The Flight Fiasco That Reduced Monarch From Kings To Clowns

Published on 17/05/2010 in Holidays in Spain

I was always under the impression that once you have official confirmation and a booking reference, a flight reservation is binding on an airline. So did quite a few other people in the queue to check in for Monarch flight ZB677 at Alicante airport on April 21.

Monarch airlinesApril 21 was, of course, the day Europe took to the skies again after the volcanic ash fiasco. And while the likes of Ryanair continued to cancel flights left, right and centre, Monarch were among the first to announce a resumption of their normal schedule.

I was delighted. Despite booking my single flight way back in January, the Icelandic eruptions had exploded my hopes of getting to Manchester in time for my daughter's birthday celebrations on April 24. A very special party it was too, because I paid for it!

So, even though I knew the 20.50 flight was unlikely to leave on time, imagine my joy when I received an email on the morning of the 21st to confirm: ''Please be aware your Monarch flight will be operating subject to UK airspace remaining open and maybe subject to delays. Please make your way to the airport and check-in as normal at your original flight time.''

I was a little curious rather than concerned when I checked the Manchester departures online during the afternoon and noticed that TWO Monarch flights seemed to be on their way, labelled ZB676 and ZB9676. And when I arrived at the airport well over two hours before scheduled departure, it didn't dawn on me that the six lines of passengers in the Monarch queue might all have reservations for the same plane.

I stood patiently for more than an hour, moving slowly towards the check-in desks as the queue behind me stretched ever further back. My first inkling that Monarch were not playing things by the book was the sight of eight or more people being ushered together to the desk I was heading for. People who had not until then even been in our queue.

Still I was not worried, even though I've since heard whispers that maybe, just maybe, people who had booked at the last minute at astronomic prices had been given priority over 'cheapskates' like me who paid less than 50 euros single fare because we booked so early.

After all, I did have a printed reservation clutched in my hand - even if I had been unable to check in online because it was after all, the aerial equivalent of Ash Wednesday.

Then, disaster. A young Spanish woman claiming to be a Monarch representative suddenly started to herd the queuing passengers away from the check-in desk.  ''The flight has been overbooked due to a computer fault and all the seats have been taken,'' she barked. ''Nobody else will get on the plane so there is no point queueing any more.''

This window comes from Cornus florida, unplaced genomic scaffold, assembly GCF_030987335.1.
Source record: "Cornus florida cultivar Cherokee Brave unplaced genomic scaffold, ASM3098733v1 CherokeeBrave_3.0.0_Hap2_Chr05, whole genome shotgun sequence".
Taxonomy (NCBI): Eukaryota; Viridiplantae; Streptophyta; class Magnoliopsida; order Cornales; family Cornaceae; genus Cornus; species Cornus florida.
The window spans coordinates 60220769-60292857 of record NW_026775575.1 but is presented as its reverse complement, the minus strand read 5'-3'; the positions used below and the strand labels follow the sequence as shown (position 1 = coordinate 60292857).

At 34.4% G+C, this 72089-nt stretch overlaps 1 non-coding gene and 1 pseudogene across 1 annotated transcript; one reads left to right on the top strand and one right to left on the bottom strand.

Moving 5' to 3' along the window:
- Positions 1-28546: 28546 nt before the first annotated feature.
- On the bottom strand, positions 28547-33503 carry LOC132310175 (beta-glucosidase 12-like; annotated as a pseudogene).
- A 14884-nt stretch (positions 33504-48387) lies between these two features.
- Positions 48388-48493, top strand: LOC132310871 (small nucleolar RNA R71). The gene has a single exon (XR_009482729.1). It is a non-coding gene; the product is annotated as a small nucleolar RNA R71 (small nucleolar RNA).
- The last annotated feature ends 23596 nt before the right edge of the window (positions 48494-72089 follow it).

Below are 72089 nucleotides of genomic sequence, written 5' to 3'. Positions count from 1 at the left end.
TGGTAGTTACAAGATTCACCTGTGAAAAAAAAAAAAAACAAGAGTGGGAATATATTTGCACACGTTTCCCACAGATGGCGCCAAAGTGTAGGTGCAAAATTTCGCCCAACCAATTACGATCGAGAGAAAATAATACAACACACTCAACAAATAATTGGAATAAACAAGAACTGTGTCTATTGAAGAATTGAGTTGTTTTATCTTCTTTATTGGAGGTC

Cue uproar from furious would-be passengers, not least myself.  ''But that's not possible. We have reservations,''  we chorused, brandishing our booking confirmations.

And that was it. No seats, no further explanation. I was unable to get another flight until the following Tuesday, so missed the party I had paid for. And three weeks after my Monarch snub, I am still waiting for an apology and a refund of my fare,  or to discover if I will receive any compensation. Not that any amount of money could make up for missing my daughter's birthday celebrations.

Sadly Monarch, the airline that was until this episode my favourite is now persona non grata with the Gee family.

The fact is they messed up big-time. Amid all the chaos, there was no one at the airport to explain the situation properly, and the three officials in the check-in area wearing yellow 'British Embassy' jackets seemed to have less idea what was happening than did the stranded passengers.

Snubbed passengers continue to wait for a proper explanation, but as a journalist I have managed to obtain a statement about the fiasco from a Monarch PR executive. Rather than make my own biased observations on its contents as one of those who suffered, I leave readers to judge for themselves.

The statement reads: ''Once we received confirmation that airspace over the UK had opened, which occurred late on the evening of Tuesday 20 April, Monarch initiated its repatriation plan through which we were endeavouring to return as many of our stranded passengers back to the UK as quickly as possible.

''The intention was to operate as near a normal schedule as possible, with '9' prefixed flights replacing the regular flights. Passengers booked to travel on the regular flight were to be transferred across to the '9' flight, with the remainder of the seats available to be booked for repatriation of other Monarch passengers. It was necessary to do it this way in order to ensure that the booking change would be free of charge to Monarch passengers rebooking onto repatriation flights, otherwise change fees would have been applied which were not appropriate in the circumstances.

''Unfortunately a computer system error initially prevented this from happening, but it is worth pointing out that the problems experienced with flights on Wednesday 21st did not reoccur at any stage of the repatriation programme and all of our flights have been booked full since. Clearly there were some inaccuracies with the information provided to passengers and which we will certainly address also.